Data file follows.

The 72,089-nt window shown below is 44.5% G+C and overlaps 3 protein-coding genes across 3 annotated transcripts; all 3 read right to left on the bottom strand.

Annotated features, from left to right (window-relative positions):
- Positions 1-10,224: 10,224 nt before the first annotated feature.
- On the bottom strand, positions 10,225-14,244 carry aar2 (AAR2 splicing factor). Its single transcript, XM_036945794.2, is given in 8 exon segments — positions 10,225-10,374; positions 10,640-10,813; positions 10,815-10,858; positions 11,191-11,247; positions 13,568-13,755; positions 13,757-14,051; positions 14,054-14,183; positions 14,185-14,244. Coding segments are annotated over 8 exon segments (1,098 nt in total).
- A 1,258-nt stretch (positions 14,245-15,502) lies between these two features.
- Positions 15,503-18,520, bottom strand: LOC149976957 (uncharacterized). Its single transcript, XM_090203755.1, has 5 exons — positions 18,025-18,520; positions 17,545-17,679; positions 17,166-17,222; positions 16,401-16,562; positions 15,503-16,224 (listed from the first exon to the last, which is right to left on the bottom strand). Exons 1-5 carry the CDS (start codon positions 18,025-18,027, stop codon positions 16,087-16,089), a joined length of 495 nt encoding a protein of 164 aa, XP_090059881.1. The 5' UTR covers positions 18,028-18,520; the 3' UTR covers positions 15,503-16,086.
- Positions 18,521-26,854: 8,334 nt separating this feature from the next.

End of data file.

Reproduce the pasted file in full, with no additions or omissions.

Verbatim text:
The 72,089-nt window shown below is 44.5% G+C and overlaps 3 protein-coding genes across 3 annotated transcripts; all 3 read right to left on the bottom strand.

Annotated features, from left to right (window-relative positions):
- Positions 1-10,224: 10,224 nt before the first annotated feature.
- On the bottom strand, positions 10,225-14,244 carry aar2 (AAR2 splicing factor). Its single transcript, XM_036945794.2, is given in 8 exon segments — positions 10,225-10,374; positions 10,640-10,813; positions 10,815-10,858; positions 11,191-11,247; positions 13,568-13,755; positions 13,757-14,051; positions 14,054-14,183; positions 14,185-14,244. Coding segments are annotated over 8 exon segments (1,098 nt in total).
- A 1,258-nt stretch (positions 14,245-15,502) lies between these two features.
- Positions 15,503-18,520, bottom strand: LOC149976957 (uncharacterized). Its single transcript, XM_090203755.1, has 5 exons — positions 18,025-18,520; positions 17,545-17,679; positions 17,166-17,222; positions 16,401-16,562; positions 15,503-16,224 (listed from the first exon to the last, which is right to left on the bottom strand). Exons 1-5 carry the CDS (start codon positions 18,025-18,027, stop codon positions 16,087-16,089), a joined length of 495 nt encoding a protein of 164 aa, XP_090059881.1. The 5' UTR covers positions 18,028-18,520; the 3' UTR covers positions 15,503-16,086.
- Positions 18,521-26,854: 8,334 nt separating this feature from the next.